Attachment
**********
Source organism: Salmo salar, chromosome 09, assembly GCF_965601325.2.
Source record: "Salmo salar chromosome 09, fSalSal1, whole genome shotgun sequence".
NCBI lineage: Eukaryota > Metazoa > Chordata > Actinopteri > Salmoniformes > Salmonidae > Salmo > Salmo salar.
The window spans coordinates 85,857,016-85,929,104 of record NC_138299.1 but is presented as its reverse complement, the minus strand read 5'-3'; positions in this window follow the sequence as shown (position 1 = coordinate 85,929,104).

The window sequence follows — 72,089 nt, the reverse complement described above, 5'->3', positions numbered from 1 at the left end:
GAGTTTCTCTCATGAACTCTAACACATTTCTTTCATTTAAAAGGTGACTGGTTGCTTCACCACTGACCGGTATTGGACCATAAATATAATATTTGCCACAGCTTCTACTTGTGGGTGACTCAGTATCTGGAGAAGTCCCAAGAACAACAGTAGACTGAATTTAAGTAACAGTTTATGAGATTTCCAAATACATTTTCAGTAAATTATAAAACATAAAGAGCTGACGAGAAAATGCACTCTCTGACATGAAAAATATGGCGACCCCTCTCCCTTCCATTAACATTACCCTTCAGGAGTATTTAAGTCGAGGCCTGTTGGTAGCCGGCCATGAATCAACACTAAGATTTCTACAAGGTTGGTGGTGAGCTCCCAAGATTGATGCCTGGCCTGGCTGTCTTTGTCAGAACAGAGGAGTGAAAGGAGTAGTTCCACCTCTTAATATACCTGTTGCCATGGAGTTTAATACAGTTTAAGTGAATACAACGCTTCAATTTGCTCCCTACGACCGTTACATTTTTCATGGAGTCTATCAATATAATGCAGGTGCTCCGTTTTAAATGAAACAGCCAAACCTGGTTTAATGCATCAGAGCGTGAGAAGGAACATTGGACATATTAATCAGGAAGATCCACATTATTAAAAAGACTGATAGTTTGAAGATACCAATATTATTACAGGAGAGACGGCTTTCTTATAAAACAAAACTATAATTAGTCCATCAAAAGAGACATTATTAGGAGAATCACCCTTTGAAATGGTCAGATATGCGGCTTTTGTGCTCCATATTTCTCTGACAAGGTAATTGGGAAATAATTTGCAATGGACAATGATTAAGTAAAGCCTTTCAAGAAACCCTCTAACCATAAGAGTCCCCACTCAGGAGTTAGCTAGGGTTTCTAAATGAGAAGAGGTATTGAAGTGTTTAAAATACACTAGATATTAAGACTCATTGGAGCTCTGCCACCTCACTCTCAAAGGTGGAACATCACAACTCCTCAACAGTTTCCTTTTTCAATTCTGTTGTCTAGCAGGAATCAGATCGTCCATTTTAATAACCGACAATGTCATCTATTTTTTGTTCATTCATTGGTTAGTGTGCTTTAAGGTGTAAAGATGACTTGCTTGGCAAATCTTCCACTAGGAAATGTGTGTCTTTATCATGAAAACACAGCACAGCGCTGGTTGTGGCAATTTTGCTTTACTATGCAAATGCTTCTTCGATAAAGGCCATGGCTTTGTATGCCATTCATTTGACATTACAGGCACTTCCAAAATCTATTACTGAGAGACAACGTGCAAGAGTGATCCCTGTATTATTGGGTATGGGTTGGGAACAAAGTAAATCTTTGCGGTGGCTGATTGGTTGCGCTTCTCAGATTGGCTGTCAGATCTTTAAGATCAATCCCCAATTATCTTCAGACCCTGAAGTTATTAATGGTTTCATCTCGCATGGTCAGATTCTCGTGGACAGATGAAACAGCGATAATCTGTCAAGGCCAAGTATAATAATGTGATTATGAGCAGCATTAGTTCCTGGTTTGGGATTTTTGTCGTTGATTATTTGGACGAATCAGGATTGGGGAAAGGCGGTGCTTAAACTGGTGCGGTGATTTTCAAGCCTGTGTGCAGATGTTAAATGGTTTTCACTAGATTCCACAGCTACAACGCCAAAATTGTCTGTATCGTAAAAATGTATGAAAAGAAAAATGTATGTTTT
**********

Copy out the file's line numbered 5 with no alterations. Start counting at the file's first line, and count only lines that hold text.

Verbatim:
The window sequence follows — 72,089 nt, the reverse complement described above, 5'->3', positions numbered from 1 at the left end: